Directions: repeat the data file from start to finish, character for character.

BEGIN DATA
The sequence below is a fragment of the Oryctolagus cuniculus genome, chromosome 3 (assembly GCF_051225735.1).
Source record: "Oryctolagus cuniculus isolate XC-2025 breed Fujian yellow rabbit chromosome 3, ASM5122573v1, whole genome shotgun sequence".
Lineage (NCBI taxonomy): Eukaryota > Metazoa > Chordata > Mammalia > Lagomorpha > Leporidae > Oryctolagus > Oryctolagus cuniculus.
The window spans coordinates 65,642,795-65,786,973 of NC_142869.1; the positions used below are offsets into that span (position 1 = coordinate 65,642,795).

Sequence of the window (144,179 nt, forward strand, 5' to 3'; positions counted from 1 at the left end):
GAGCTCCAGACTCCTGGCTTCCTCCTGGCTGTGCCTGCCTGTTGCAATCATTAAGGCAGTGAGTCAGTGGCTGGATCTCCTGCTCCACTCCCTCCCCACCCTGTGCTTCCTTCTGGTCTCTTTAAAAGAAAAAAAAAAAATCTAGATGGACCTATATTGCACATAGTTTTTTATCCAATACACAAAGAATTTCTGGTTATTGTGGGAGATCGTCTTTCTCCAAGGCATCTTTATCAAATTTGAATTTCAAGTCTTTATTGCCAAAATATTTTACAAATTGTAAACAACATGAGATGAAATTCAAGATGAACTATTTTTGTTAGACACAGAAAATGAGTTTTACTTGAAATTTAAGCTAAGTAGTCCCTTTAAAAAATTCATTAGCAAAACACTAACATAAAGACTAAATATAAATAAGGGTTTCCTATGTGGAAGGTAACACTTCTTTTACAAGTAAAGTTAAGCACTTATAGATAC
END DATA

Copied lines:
The sequence below is a fragment of the Oryctolagus cuniculus genome, chromosome 3 (assembly GCF_051225735.1).
Source record: "Oryctolagus cuniculus isolate XC-2025 breed Fujian yellow rabbit chromosome 3, ASM5122573v1, whole genome shotgun sequence".
Lineage (NCBI taxonomy): Eukaryota > Metazoa > Chordata > Mammalia > Lagomorpha > Leporidae > Oryctolagus > Oryctolagus cuniculus.
The window spans coordinates 65,642,795-65,786,973 of NC_142869.1; the positions used below are offsets into that span (position 1 = coordinate 65,642,795).

Sequence of the window (144,179 nt, forward strand, 5' to 3'; positions counted from 1 at the left end):
GAGCTCCAGACTCCTGGCTTCCTCCTGGCTGTGCCTGCCTGTTGCAATCATTAAGGCAGTGAGTCAGTGGCTGGATCTCCTGCTCCACTCCCTCCCCACCCTGTGCTTCCTTCTGGTCTCTTTAAAAGAAAAAAAAAAAATCTAGATGGACCTATATTGCACATAGTTTTTTATCCAATACACAAAGAATTTCTGGTTATTGTGGGAGATCGTCTTTCTCCAAGGCATCTTTATCAAATTTGAATTTCAAGTCTTTATTGCCAAAATATTTTACAAATTGTAAACAACATGAGATGAAATTCAAGATGAACTATTTTTGTTAGACACAGAAAATGAGTTTTACTTGAAATTTAAGCTAAGTAGTCCCTTTAAAAAATTCATTAGCAAAACACTAACATAAAGACTAAATATAAATAAGGGTTTCCTATGTGGAAGGTAACACTTCTTTTACAAGTAAAGTTAAGCACTTATAGATAC